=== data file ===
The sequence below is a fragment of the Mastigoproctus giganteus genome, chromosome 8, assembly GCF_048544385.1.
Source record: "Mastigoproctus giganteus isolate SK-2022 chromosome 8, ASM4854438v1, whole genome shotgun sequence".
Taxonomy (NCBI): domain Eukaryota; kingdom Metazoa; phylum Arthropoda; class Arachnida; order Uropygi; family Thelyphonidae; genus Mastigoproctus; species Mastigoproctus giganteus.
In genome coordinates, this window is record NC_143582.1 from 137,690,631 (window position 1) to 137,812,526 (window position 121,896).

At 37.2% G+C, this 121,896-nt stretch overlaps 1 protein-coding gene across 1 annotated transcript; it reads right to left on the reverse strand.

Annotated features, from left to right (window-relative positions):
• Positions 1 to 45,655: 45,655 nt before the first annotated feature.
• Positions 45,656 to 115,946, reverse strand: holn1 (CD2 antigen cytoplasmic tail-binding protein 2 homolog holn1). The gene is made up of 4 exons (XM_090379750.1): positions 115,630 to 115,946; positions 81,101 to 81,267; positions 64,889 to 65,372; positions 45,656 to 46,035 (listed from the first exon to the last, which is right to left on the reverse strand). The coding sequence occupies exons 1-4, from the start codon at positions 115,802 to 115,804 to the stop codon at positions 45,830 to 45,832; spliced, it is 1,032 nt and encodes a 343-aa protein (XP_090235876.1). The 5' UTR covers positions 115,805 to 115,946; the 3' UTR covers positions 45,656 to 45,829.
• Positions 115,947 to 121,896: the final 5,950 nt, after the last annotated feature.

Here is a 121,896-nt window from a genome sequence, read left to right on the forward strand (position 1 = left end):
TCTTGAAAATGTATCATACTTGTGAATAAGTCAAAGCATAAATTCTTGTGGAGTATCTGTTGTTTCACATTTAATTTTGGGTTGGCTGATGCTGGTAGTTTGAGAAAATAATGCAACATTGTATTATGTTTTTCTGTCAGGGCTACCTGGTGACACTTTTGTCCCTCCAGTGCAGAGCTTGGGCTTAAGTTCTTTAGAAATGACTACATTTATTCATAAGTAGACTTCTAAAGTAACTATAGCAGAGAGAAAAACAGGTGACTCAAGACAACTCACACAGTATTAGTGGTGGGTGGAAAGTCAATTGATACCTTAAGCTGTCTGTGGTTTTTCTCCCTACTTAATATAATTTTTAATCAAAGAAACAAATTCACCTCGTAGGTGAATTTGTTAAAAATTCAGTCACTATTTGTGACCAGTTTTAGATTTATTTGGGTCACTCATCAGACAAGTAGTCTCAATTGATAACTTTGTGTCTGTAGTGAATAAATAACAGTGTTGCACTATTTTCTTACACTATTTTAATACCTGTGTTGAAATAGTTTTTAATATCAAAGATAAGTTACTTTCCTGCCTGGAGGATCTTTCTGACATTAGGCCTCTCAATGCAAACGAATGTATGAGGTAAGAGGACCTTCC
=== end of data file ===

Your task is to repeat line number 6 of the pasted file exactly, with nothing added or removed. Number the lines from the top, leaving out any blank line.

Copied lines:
Annotated features, from left to right (window-relative positions):